The Commission on Decolonization has responded to a statement made by President Trump opposing statehood for Guam, saying it is “troubling” that the President would “so blatantly” disregard one of the three internationally recognized political status options available to Guam and other U.S. territories.
In a phone interview on October 1, 2020 with Sean Hannity of Fox News, President Trump expressed his opposition to granting statehood to U.S. territories like Guam, Puerto Rico, and the District of Columbia (Washington D.C.). In the interview, the President expressed that if these places became states, it would lead to an awkward number of stars on the U.S. flag. Trump asked, and ended with, “So it’s a very, very sad thing for our country. Very, very sad thing.”
While many may have seen Trump’s comments as casual and inconsequential, the Commission on Decolonization pointed out that the colonized people of these territories undoubtedly feel different.
“As U.S. territories, our governments only exercise a superficial level of local democracy because without meaningful representation or the full protection of the Constitution, we are unilaterally controlled by the federal government. Clearly, this is an inequitable relationship that all territories have outgrown despite piecemeal changes throughout the years. His reasons for this denial are superficial and selfish –how the flag would look with more than 50 stars on it, and the possibility that a majority of voters in the territories would not vote for him or other Republicans,” the commission said in a statement.
The commission added: “President Trump claims that allowing Territories to become states would give Democrats a political advantage because it would add 4-6 more Senators and ‘twenty-something Congressional seats’ from islands that he claims Republicans can’t win. He went on to say, ‘We have islands all over the place. [Why] don’t they go for the whole ball game?,’ suggesting Democrats would gain more power and control by adding more Democratic states and influence.”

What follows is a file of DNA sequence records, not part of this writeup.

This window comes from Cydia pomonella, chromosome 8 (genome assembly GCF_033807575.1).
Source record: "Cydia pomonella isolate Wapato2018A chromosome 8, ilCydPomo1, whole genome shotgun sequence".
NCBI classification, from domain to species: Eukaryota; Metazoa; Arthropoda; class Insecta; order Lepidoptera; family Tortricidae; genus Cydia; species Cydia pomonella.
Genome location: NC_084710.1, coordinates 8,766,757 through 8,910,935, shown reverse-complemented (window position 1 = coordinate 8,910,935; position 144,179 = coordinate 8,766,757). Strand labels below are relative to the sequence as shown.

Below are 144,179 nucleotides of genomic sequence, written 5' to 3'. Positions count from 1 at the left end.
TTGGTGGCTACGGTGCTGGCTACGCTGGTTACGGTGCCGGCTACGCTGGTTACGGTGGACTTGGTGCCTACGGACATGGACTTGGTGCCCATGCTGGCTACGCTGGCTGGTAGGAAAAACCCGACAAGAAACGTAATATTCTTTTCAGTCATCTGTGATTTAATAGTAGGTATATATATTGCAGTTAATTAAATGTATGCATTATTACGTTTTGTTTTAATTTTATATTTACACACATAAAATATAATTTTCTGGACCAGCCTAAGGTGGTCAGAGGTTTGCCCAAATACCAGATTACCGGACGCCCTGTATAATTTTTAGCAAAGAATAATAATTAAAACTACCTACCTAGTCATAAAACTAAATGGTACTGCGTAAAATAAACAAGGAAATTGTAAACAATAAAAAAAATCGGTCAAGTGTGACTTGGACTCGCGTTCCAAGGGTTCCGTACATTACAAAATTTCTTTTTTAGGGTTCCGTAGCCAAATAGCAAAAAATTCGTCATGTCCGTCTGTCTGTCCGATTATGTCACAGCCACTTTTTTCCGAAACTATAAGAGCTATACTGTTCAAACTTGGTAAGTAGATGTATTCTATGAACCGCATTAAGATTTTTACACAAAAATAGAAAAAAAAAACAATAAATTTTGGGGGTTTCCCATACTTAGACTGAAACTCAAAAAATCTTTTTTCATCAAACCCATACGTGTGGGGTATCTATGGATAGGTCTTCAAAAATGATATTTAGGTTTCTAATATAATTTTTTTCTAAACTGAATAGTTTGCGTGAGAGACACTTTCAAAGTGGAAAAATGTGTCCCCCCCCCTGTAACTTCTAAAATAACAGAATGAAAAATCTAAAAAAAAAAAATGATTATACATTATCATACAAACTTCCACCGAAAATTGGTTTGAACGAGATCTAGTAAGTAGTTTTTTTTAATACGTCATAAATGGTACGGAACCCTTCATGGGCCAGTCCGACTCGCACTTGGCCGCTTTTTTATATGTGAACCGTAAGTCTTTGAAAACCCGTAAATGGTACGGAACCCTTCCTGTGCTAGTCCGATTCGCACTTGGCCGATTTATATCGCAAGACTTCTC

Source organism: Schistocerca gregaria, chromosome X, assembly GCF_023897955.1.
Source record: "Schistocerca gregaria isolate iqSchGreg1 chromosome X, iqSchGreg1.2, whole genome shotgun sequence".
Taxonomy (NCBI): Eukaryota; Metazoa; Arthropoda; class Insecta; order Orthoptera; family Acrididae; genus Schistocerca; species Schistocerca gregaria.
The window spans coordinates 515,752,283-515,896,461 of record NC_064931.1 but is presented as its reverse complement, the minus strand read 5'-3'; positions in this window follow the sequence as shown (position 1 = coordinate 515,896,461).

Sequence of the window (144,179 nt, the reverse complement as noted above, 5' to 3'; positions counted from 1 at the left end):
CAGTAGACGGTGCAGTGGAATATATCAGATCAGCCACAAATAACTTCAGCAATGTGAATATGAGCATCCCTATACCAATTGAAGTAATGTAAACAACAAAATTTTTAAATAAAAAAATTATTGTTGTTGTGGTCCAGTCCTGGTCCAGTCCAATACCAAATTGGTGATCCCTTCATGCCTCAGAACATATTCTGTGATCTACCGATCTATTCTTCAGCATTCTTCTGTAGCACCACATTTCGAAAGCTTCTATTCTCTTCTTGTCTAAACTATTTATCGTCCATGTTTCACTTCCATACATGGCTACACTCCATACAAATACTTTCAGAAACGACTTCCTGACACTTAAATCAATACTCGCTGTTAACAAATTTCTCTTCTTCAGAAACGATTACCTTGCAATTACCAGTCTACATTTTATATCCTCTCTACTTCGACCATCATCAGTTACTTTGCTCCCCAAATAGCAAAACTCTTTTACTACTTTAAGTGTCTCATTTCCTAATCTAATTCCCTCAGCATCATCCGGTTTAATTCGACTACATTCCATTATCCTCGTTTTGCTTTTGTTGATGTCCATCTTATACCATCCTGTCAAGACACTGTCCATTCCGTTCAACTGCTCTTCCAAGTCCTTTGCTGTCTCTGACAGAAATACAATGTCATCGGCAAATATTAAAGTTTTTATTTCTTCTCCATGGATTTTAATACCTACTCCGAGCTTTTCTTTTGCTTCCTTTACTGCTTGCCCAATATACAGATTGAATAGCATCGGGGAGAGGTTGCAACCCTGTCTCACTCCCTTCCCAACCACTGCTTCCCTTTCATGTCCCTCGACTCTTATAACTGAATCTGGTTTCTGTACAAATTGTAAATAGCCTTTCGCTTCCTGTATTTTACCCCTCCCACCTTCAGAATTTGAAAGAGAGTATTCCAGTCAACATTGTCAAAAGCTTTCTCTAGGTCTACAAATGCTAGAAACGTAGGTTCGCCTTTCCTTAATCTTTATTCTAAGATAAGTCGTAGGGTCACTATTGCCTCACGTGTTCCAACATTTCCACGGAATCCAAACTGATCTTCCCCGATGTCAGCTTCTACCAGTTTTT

According to the commission, all territories have a long history of engagement with the federal government and the United Nations on this issue, and it will continue to push this conversation until a peaceful and just resolution is reached. Under the United Nations Charter, the U.S. has an international obligation to support Guam’s desires for a full measure of self-government.
“This is not a plea for statehood or any other status in particular. It is merely our assertion that if the United States truly values freedom, justice, and equality, then it must honor its international obligation to support our desire for self-determination. We deserve to be treated with dignity and respect and we cannot remain possessions for another hundred years. We can put our long history of colonial rule and injustice behind us and start anew, but it must begin with recognition, dignity, and respect. It must begin with Self-Determination -and all options, regardless of partisan politics, should be available to our people,” the commission stated.